The management of cardiovascular diseases, especially coronary artery disease, has been revolutionized after Dr. Mason Sones performed the first coronary angiography in 1960 and Dr. Andreas Gruentzig pioneered percutaneous coronary intervention in 1977. Since 1977, percutaneous techniques for coronary angioplasty have significantly evolved. Interventional cardiology has emerged as a subspecialty of cardiology with tremendous potential of impacting patient outcomes in a broad spectrum of cardiovascular diseases including, but not limited to, acute coronary syndromes, stable coronary artery disease, heart failure syndromes, and valvular heart diseases. From the development of ever-improving coronary interventional equipements and techniques to facilitate treatment of the most complex coronary disease to the introduction of catheter-based therapy for nonoperable aortic stenosis, interventional cardiology has seen a major transformation in therapeutic possibilities over the last decade, and the continuously expanding horizon of interventional cardiology well demonstrates its potential beyond just coronary intervention as first witnessed in 1977. Nonetheless, selecting a specific therapy and offering it to the right patient become challenging in our society of limited resources. Careful evaluation of available evidence becomes vital in determining the appropriateness of a specific intervention, considering both clinical efficacy and cost-effectiveness. Cost-effectiveness of the most significant therapeutic developments in interventional cardiology over the last 2 decades is reviewed in this chapter. A basic approach in cost-effectiveness analysis is briefly reviewed here.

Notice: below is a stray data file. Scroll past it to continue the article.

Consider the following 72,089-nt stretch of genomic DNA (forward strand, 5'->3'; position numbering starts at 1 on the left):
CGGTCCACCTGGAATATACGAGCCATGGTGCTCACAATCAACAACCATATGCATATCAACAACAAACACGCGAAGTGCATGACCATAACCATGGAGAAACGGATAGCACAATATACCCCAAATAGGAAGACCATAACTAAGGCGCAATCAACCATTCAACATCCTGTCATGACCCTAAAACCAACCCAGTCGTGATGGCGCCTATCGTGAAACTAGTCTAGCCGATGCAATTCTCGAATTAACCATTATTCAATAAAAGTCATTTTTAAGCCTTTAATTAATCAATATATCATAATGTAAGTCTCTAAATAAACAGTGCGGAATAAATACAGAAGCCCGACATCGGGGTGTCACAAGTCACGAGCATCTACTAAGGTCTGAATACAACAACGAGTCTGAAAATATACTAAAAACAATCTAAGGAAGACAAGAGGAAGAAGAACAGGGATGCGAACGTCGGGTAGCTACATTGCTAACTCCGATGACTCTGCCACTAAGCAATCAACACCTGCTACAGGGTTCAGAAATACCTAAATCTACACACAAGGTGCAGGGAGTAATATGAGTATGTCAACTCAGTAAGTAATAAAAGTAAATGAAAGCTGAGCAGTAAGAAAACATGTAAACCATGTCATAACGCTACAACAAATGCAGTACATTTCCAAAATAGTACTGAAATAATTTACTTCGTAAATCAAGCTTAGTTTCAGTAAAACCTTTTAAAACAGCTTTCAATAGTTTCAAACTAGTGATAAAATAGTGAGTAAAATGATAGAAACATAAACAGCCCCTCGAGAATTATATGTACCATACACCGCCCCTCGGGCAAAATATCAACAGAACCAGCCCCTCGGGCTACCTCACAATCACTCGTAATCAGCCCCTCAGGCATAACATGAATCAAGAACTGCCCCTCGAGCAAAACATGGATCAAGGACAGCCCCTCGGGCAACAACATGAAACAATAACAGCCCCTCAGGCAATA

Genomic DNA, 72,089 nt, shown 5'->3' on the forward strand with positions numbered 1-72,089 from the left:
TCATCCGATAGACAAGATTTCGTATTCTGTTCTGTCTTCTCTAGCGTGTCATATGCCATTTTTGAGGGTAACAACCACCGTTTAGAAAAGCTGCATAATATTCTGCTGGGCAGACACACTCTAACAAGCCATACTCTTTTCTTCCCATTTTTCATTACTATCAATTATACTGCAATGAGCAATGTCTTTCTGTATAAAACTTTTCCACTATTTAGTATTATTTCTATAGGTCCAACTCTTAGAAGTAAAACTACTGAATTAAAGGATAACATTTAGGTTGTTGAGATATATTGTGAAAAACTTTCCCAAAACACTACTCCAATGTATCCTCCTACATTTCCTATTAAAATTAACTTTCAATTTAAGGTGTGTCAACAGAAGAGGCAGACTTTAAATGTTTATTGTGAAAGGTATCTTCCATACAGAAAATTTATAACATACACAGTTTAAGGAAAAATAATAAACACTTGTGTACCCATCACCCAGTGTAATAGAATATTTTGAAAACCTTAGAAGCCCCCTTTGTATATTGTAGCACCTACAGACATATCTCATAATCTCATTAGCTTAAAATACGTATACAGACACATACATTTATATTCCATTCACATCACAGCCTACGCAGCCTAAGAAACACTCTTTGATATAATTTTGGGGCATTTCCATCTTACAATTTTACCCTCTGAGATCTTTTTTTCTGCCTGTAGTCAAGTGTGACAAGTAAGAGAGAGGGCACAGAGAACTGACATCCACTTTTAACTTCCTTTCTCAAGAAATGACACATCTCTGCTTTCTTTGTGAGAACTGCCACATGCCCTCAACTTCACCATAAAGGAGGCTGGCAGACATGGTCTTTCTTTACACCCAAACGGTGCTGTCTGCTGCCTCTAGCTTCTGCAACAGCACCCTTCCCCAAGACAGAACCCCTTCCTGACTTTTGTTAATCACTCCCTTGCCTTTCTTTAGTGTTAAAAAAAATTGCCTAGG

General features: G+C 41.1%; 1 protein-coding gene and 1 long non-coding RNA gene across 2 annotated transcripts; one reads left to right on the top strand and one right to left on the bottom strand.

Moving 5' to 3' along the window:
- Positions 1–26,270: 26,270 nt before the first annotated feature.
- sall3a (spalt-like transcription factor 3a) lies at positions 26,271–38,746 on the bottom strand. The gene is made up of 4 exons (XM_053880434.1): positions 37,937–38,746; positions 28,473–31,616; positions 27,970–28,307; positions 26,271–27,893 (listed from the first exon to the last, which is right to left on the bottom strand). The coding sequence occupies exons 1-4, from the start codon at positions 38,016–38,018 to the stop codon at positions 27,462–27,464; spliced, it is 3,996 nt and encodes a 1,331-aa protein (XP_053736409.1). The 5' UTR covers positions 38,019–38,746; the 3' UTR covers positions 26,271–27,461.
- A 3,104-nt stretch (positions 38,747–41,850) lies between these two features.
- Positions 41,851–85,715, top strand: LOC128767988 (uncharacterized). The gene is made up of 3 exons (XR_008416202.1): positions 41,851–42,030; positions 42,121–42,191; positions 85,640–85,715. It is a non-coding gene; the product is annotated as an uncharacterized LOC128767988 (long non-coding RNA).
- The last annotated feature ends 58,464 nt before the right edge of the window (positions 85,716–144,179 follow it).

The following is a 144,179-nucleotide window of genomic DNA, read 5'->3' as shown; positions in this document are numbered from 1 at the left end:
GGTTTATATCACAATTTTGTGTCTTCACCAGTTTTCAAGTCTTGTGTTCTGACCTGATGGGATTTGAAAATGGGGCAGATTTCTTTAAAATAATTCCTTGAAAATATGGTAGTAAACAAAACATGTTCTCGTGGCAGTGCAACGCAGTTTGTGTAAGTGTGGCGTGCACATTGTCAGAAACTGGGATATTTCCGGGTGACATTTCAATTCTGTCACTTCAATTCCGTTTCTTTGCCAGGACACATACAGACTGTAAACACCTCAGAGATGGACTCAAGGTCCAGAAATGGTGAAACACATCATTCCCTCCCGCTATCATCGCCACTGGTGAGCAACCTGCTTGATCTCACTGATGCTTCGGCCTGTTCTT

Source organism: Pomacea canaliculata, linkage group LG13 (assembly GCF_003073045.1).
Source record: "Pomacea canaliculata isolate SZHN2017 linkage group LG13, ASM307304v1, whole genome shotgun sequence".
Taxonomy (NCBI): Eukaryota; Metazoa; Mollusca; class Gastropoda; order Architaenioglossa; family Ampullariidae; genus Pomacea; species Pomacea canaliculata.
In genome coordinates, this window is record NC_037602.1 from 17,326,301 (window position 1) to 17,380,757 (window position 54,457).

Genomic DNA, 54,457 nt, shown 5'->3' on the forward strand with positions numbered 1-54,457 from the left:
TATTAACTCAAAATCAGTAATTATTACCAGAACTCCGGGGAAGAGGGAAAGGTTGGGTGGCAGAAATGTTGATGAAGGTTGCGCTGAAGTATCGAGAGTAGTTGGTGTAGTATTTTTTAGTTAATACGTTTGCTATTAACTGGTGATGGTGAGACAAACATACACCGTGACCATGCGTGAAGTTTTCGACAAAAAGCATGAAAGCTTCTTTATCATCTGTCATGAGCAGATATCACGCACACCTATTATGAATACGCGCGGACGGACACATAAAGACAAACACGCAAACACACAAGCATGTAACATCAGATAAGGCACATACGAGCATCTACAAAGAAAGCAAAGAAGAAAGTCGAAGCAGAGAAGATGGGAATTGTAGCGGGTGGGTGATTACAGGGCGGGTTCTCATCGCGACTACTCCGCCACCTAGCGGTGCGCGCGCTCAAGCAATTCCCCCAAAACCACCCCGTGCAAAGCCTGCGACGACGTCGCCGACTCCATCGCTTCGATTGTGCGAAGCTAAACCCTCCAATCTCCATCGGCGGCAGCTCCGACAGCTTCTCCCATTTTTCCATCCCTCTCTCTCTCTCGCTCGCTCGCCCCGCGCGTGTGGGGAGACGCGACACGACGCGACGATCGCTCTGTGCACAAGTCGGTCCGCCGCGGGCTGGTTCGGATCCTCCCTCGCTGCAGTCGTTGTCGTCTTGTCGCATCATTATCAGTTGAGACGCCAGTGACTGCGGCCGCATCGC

BASIC APPROACHES AND METHODS OF COST-EFFECTIVENESS ANALYSIS
Incremental Cost-Effectiveness Ratio (ICER)
ICER is a widely utilized and accepted standard to evaluate cost-effectiveness of a particular intervention, and the majority of the studies that are discussed in this chapter have used an ICER as the fundamental metric. The ICER is defined as the incremental cost of providing a specific intervention or therapy divided by the incremental gain in the health benefit.1 Thus, any new intervention will be compared to a previous type of care, often the current standard of care. Often the ICER is compared to a standard willingness-to-pay threshold, eg, $50,000 per life-year gained. Values of the ICER below the threshold, also known as the ceiling ratio, would be considered a socially acceptable healthcare expenditure to gain 1 year of life. Thus, in principal, any service that falls below the threshold would be considered cost effective. However, there is no socially acceptable threshold, there are uncertainties in the measurement of cost and efficacy, and society will often spend more than the threshold for patients in acute settings (rule of rescue). This has limited the use of cost-effectiveness analysis for determining policy. However, cost-effectiveness can expose the assumptions underlying our decisions, which can add setting policy.2
Utility is a measure of overall health and functioning, generally scaled from 0 to 1.3 Thus, for a patient with coronary artery disease suffering from angina, a utility of 0 would be death and 1 would be perfect health and functioning without chest pain. ...